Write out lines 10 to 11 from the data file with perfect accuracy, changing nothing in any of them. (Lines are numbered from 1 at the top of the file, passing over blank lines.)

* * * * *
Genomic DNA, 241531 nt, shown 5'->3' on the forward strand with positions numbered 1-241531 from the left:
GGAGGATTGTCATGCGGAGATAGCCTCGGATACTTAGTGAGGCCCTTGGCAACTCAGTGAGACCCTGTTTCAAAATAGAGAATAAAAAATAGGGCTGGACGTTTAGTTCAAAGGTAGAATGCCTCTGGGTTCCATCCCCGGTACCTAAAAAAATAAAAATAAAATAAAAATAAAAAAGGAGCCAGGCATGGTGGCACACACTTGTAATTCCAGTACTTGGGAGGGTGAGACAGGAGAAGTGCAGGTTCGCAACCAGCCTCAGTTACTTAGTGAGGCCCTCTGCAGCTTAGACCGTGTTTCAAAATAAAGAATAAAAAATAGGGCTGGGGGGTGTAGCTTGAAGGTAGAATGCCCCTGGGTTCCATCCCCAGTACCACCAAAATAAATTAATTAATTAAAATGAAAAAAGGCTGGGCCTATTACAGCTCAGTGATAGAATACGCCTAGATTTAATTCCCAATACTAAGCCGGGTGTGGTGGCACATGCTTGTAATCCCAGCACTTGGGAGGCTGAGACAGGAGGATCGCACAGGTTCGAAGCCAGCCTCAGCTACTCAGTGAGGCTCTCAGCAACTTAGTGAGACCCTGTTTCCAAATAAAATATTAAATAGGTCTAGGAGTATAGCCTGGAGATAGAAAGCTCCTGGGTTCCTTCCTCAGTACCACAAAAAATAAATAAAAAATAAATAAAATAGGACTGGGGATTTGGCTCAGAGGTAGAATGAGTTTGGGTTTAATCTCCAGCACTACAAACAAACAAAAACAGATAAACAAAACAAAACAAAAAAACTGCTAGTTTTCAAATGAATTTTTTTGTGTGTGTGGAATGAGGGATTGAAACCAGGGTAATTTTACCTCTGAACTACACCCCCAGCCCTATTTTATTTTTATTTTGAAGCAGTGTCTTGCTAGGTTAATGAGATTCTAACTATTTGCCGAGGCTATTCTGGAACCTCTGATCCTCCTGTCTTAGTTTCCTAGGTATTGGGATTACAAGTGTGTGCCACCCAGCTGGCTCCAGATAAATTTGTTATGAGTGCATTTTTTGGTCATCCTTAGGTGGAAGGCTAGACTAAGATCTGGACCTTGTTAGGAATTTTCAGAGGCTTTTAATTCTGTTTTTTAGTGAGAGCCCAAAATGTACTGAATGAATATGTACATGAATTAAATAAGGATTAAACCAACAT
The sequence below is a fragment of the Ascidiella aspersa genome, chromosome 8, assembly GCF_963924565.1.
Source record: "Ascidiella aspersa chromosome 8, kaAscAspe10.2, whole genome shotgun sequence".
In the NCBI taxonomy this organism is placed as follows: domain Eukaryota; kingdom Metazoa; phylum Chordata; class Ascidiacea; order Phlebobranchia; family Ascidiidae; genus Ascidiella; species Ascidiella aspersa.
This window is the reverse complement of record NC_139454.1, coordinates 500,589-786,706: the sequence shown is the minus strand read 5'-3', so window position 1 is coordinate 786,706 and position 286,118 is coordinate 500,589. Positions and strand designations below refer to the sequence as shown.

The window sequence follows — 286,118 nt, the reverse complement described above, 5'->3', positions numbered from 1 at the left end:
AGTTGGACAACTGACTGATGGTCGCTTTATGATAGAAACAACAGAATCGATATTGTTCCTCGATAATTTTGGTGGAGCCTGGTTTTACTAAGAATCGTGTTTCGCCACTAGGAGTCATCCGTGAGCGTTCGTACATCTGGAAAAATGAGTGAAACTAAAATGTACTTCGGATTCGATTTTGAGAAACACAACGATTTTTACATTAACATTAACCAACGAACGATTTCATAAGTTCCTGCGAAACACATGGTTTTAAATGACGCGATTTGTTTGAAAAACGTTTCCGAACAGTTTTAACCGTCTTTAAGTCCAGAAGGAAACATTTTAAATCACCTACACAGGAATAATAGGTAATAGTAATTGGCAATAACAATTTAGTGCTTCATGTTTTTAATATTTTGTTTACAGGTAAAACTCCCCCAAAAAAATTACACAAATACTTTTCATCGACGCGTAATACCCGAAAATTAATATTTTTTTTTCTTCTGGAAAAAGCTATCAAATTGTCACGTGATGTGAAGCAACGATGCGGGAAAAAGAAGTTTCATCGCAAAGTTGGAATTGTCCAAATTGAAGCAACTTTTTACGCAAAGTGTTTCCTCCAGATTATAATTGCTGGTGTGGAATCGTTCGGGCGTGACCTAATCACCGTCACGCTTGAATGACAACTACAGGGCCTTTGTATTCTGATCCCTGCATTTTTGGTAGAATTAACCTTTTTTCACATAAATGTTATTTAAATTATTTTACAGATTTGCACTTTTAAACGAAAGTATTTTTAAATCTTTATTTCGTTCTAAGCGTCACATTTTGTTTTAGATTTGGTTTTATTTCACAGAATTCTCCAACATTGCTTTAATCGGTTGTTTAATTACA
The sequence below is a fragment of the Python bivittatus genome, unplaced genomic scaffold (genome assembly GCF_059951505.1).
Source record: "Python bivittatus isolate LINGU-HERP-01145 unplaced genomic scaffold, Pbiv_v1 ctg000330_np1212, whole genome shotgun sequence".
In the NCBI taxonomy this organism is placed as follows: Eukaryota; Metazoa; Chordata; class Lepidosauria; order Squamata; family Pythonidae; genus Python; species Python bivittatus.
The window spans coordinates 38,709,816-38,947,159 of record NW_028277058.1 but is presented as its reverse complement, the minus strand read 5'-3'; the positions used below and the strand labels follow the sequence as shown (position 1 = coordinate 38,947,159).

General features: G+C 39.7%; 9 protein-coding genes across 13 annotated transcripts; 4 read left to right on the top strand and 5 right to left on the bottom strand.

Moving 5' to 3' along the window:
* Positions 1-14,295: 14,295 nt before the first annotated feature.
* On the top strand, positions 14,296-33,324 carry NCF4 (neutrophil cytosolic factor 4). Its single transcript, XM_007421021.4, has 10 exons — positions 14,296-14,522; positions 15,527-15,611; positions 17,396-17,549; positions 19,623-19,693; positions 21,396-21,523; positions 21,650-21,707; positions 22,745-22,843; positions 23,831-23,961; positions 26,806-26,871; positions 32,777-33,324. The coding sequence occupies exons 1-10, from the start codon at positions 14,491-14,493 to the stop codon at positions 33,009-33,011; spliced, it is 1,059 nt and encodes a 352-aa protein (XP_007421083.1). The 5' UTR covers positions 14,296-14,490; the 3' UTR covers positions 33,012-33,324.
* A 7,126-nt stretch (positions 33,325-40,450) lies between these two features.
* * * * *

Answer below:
Source record: "Python bivittatus isolate LINGU-HERP-01145 unplaced genomic scaffold, Pbiv_v1 ctg000330_np1212, whole genome shotgun sequence".
In the NCBI taxonomy this organism is placed as follows: Eukaryota; Metazoa; Chordata; class Lepidosauria; order Squamata; family Pythonidae; genus Python; species Python bivittatus.